Little Furnace

By Brenda Hillman b. 1951 Brenda Hillman
—Once more the poem woke me up,   
the dark poem. I was ready for it;   
he was sleeping,   
            
and across the cabin, the small furnace   
lit and re-lit itself—the flame a yellow   
      “tongue” again, the metal benignly   
hard again;   

and a thousand insects outside called   
      and made me nothing;   
moonlight streamed inside as if it had been ...   
            
I looked around, I thought of the lower wisdom,   
spirit held by matter:   
      Mary, white as a sand dollar,   

and Christ, his sticky halo tilted—   
      oh, to get behind it!   
The world had been created to comprehend itself   

as matter: table, the torn
veils of spiders ... Even consciousness—   
missing my love—   

was matter, the metal box of a furnace.   
As the obligated flame, so burned my life ...   
            
What is the meaning of this suffering I asked   
and the voice—not Christ but between us—   
said you are the meaning.   

No no, I replied, That   
is the shape, what is the meaning.   
You are the meaning, it said—

Brenda Hillman, “Little Furnace,” from Bright Existence. Copyright © 1993 by Brenda Hillman. Reprinted with the permission of Wesleyan University Press.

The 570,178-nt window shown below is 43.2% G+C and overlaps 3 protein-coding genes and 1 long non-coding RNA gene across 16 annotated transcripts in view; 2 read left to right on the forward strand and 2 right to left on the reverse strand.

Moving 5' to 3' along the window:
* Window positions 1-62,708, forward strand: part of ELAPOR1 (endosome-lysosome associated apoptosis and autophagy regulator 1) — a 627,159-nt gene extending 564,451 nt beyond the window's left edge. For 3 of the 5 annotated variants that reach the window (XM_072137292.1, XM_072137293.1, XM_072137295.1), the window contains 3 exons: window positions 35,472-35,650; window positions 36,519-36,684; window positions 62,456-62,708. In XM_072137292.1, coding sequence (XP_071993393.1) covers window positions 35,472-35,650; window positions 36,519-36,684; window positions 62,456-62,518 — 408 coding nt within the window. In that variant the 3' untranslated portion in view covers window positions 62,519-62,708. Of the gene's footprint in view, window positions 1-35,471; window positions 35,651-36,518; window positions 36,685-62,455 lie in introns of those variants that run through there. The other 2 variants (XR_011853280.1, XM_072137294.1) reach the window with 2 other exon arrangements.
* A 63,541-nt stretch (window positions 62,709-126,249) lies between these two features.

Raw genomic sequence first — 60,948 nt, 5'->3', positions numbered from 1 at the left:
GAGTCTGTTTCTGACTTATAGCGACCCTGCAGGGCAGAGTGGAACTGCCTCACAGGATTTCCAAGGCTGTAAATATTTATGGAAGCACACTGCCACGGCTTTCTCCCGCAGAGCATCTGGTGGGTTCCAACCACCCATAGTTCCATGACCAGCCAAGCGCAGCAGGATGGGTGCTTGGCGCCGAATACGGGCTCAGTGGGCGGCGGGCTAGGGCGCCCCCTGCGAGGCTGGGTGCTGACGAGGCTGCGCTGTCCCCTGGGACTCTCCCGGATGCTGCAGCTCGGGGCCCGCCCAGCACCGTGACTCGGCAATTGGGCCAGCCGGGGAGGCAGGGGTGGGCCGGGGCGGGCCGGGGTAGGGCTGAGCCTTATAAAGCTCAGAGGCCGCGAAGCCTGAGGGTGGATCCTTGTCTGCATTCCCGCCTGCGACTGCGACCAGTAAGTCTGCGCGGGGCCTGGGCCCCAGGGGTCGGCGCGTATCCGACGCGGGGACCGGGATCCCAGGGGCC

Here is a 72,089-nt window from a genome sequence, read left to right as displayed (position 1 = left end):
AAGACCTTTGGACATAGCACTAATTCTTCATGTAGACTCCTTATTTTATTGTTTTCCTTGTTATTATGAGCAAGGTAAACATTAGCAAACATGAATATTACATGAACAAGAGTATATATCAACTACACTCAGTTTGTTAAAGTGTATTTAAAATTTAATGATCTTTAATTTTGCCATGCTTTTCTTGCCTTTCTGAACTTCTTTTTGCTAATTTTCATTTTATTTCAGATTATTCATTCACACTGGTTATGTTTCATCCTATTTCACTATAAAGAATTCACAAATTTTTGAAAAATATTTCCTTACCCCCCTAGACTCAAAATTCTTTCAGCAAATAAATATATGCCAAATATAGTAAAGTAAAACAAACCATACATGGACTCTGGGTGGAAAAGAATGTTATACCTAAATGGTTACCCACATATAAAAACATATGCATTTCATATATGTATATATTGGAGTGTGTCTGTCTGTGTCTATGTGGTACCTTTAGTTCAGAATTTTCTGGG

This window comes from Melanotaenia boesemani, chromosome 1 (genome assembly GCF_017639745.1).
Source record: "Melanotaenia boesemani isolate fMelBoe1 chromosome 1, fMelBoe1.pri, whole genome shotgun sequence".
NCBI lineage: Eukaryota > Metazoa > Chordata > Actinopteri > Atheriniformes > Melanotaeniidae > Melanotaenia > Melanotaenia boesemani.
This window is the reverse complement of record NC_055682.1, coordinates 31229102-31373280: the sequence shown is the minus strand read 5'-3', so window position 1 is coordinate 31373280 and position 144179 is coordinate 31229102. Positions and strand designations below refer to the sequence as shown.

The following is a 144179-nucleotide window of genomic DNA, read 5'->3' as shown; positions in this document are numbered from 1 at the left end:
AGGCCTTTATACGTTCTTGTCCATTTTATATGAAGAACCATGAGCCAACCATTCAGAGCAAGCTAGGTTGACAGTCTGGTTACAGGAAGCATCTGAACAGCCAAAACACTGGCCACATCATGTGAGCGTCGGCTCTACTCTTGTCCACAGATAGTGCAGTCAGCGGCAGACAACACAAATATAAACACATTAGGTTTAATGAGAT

Source: Bright Existence (Wesleyan University Press, 1993)

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Poet Brenda Hillman b. 1951

POET’S REGION U.S., Western

Subjects Religion

 Brenda  Hillman

Biography

One of contemporary poetry’s most eclectic and formally innovative writers, Brenda Hillman is known for poems that draw on elements of found texts and document, personal meditation, observation, and literary theory. Often described as “sensuous” and “luminescent,” Hillman’s poetry investigates and pushes at the possibilities of form and voice, while remaining grounded in topics such as geology, the environment, politics, family, . . .

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Poem Categorization

SUBJECT Religion

POET’S REGION U.S., Western

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Originally appeared in Poetry magazine.

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